Thank you to Daryn, Summer and Jamesha for sharing their different perspective on sex myths! Their stories are below.
Give Me a Myth, I’ll Give You a Fact
Myth: Everyone is having sex.
Multiple sources show the average the largest number of young people began to have sex is around the age of 17. And even at that age they don’t have sex often. By the age of 20, 30 percent of people haven’t had sex, so it’s normal to wait until you’re older to have sex.
Myth: You can’t get sexually transmitted diseases or infections from oral sex.
While most STDs and STIs are spread through vaginal and anal sex, you can also get them from unprotected oral sex. Human papillomavirus (HPV), gonorrhea, syphilis, herpes and hepatitis B can all be transmitted through oral sex … even HIV. If there’s an open sore, a disease or virus can spread. Use protection!
Myth: Douching after sex can prevent pregnancy.
This is so false. Squirting water, vinegar or anything else after sex won’t prevent pregnancy. It can, however, cause an infection. The only thing that prevents pregnancy is birth control or not having sex at all.
Myth: You can’t get pregnant if you have sex in water.
You get zero protection from water because sperm still goes in the vagina during sex. However, if a guy ejaculates (or cums) in the water near, but not in the girl, chances are low to nearly impossible she will get pregnant. Sperm can’t survive that long.
Myth: You can’t get pregnant the first time you have sex.
You can get pregnant anytime sperm goes in the vagina. Whether it’s the first or 100th time. It’s even possible for a girl to get pregnant before her first cycle.
Myth: You can’t get pregnant during your cycle.
Fact: It’s not very common, but it’s possible. This is because sperm can survive in your body for up to six whole days (Yes! Six days!), waiting on an egg.
Myth: Birth control doesn’t work.
If birth control isn’t used correctly, it won’t work. But if it’s used correctly, it works correctly! Some methods are more convenient, like the patch or intrauterine device (IUD), which is placed inside your uterus, but that’s between you, your research and your doctor. The pill works just fine, as long as your take it as prescribed. The best thing to do, though, is use a condom and another birth control method.
If you’re going to make love with the person you love, do it with the facts.
Just the Facts, Ma’am
It is easy to be confused about sex. There are so many mixed messages and myths surrounding sex, it can be hard to know what is true and what is not. Before you decide to have sex, it is important that you know the facts.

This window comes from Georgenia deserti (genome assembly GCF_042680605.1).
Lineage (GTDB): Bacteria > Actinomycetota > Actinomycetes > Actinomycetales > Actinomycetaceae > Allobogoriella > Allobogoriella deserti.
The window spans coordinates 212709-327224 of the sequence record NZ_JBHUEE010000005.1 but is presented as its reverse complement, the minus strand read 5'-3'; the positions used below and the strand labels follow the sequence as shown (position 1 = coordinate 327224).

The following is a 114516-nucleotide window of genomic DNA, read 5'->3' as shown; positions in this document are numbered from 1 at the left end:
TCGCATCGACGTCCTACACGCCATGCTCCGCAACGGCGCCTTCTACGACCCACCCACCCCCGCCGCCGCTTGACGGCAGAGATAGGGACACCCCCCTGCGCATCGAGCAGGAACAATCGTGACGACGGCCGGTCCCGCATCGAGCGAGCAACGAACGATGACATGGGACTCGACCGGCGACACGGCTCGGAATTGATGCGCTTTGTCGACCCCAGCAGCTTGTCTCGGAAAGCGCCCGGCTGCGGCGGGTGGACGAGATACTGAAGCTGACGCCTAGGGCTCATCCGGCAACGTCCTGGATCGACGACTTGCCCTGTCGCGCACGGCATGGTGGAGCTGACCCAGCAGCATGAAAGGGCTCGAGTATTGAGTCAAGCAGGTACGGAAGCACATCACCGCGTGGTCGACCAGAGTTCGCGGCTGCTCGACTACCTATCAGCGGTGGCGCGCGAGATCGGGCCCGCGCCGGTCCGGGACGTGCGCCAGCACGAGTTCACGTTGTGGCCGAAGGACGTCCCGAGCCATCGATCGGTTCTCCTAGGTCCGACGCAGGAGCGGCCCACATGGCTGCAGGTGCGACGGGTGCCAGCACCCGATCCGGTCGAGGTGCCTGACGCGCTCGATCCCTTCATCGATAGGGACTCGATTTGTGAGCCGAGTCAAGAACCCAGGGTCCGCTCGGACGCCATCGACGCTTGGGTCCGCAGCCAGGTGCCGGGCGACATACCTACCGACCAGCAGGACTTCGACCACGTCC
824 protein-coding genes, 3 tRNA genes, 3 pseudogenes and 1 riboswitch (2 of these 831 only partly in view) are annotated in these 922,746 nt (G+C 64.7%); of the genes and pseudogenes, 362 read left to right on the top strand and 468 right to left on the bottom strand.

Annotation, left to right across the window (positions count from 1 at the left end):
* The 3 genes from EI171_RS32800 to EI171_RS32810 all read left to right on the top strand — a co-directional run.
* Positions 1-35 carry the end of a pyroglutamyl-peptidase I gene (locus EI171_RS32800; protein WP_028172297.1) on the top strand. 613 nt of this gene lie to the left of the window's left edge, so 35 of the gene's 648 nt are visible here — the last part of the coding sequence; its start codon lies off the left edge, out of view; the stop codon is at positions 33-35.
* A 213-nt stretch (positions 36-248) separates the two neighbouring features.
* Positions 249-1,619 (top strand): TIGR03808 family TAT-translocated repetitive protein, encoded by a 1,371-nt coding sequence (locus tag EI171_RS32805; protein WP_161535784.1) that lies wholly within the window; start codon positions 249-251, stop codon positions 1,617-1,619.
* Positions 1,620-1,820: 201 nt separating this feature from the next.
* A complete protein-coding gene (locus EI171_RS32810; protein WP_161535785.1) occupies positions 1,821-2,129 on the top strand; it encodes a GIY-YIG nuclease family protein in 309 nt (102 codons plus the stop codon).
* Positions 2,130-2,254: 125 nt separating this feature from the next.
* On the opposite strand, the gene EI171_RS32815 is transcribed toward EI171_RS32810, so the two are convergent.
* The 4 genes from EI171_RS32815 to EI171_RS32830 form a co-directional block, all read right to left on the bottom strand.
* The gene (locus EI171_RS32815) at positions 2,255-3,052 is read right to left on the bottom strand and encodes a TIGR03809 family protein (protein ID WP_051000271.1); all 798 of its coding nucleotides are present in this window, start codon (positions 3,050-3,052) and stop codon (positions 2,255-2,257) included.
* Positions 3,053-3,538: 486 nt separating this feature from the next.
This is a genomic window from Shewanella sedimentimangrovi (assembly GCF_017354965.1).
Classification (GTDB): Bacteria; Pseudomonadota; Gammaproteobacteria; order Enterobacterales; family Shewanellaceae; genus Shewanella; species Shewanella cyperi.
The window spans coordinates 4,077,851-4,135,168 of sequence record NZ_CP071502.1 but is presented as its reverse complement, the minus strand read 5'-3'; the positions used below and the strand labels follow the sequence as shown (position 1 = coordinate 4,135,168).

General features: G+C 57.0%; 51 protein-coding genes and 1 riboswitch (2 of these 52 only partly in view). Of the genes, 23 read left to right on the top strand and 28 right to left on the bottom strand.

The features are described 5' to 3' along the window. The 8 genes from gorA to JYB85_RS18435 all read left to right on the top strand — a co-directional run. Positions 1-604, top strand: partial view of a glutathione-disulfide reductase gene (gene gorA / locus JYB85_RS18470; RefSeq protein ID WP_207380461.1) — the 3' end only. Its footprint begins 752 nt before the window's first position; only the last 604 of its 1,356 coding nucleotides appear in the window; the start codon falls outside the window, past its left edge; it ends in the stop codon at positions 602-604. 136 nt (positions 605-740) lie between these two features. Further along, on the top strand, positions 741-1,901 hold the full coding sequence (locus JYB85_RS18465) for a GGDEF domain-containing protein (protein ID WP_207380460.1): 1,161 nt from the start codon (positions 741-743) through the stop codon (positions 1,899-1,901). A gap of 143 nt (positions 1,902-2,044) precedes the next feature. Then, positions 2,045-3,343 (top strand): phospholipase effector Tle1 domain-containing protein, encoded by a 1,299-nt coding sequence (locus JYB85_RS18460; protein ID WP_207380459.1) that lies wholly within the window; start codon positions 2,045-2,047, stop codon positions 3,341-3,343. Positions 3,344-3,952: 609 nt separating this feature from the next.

One well-established myth about sex is that you can’t get pregnant the first time you have sex. The truth is, you can get pregnant any time you have sex, even if you use a condom or any other form
of birth control. Of course, birth control and condoms signifcantly reduce the risk, just saying. The only 100 percent safety measure is by not having sex. Another myth about sex is everyone you know is doing it. Don’t believe everything you hear. More than half of teenagers are virgins until they’re at least 17 years of age. People lie and exaggerate when it comes to their sexual antics (or lack).
Another one—no, just because you love a person doesn’t mean you should have sex with them. Loving someone and being ready for sex with them are two different things. If you know you love someone deeply, first consider other ways to express your love until you’re ready for sex.
If someone is pressuring you into taking the step to have sex, maybe they’re not the person for you, after all. Another myth is that sex equals instant adulthood. Maturity is about a million other things besides sexual experiences. Actually, it is a lot more “adult” to focus on growing as a person.
There’s another myth that girls can’t get pregnant during her period. Truth is, she can get pregnant just about any time of the month, if she’s having sex without contraception. Sperm can survive for several days after sex, so even if you do it during your period, sperm can stay in the body long enough to get you
These myths are exactly what they say they are—myths. The best way to ensure that you know what you need to about about sex is to learn all the facts. They make decisions easier and take the guess work out of just about everything sex-related.
Gems from the Gym
When I was 15 years old and in high school, I took gym class. This was everyone’s favorite class because after exercising you could do whatever you wanted as long as you stayed inside the gym. The guys normally played ball, while we girls would sit in the bleachers and gossip. The good life, so we thought. One day, in particular, my best friend at the time came in the gym and started crying. When we asked what happened,
she told us that she was pregnant. The biggest shock to me wasn’t fact that she was pregnant, but that she’d given me tips on how not to get pregnant.
A few weeks before, Ashley (that’s what we’ll call her) told me she was having unprotected sex with her boyfriend. “I have a trick for that,“ she said. “I just pee after every round of sex.” This, she explained, was
to flush out the sperm that might’ve made it inside her. At the time, it made sense to me. It’s very important to get factual information when it pertains to sex, and that sometimes means not getting it from your friends.
Your teen years are the ones when you start to trust your own judgment, but you’ll later look back and see
how you were wrong about a lot of things and so were your friends. Me believing what my friend told me about urinating after sex proves just that! People have sex. Being informed by credible sources helps make life easier when making decisions, especially ones about sex. There are doctors and experienced women who can help us better understand our bodies and how they work.
We owe others nothing, and ourselves the world!